Neuropathy-related mutations alter the membrane binding properties of the human myelin protein P0 cytoplasmic tail
Peer reviewed, Journal article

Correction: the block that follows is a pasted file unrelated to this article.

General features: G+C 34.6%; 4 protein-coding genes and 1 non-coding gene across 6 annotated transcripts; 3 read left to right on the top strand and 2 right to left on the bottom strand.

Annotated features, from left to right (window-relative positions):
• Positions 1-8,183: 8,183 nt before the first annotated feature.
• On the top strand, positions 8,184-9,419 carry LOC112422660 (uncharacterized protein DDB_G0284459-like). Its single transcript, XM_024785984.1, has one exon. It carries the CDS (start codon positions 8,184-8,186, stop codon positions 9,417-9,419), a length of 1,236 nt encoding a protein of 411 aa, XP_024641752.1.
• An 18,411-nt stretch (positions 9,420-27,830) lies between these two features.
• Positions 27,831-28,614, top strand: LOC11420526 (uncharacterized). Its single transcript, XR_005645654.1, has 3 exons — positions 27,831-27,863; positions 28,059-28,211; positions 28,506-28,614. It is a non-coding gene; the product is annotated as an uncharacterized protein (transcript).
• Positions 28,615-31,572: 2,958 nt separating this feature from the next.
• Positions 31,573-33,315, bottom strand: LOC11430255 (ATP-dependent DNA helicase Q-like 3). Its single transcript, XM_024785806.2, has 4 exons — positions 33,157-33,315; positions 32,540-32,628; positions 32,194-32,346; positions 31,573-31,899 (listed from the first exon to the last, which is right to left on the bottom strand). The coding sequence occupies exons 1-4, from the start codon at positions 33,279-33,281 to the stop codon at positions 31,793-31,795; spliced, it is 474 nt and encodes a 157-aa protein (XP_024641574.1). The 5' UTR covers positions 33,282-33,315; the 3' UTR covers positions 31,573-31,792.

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Schwann cells myelinate selected axons in the peripheral nervous system (PNS) and contribute to fast saltatory conduction via the formation of compact myelin, in which water is excluded from between tightly adhered lipid bilayers. Peripheral neuropathies, such as Charcot-Marie-Tooth disease (CMT) and Dejerine-Sottas syndrome (DSS), are incurable demyelinating conditions that result in pain, decrease in muscle mass, and functional impairment. Many Schwann cell proteins, which are directly involved in the stability of compact myelin or its development, are subject to mutations linked to these neuropathies. The most abundant PNS myelin protein is protein zero (P0); point mutations in this transmembrane protein cause CMT subtype 1B and DSS. P0 tethers apposing lipid bilayers together through its extracellular immunoglobulin-like domain. Additionally, P0 contains a cytoplasmic tail (P0ct), which is membrane-associated and contributes to the physical properties of the lipid membrane. Six CMT- and DSS-associated missense mutations have been reported in P0ct. We generated recombinant disease mutant variants of P0ct and characterized them using biophysical methods. Compared to wild-type P0ct, some mutants have negligible differences in function and folding, while others highlight functionally important amino acids within P0ct. For example, the D224Y variant of P0ct induced tight membrane multilayer stacking. Our results show a putative molecular basis for the hypermyelinating phenotype observed in patients with this particular mutation and provide overall information on the effects of disease-linked mutations in a flexible, membrane-binding protein segment. Using neutron reflectometry, we additionally show that P0ct embeds deep into a lipid bilayer, explaining the observed effects of P0ct on the physical properties of the membrane.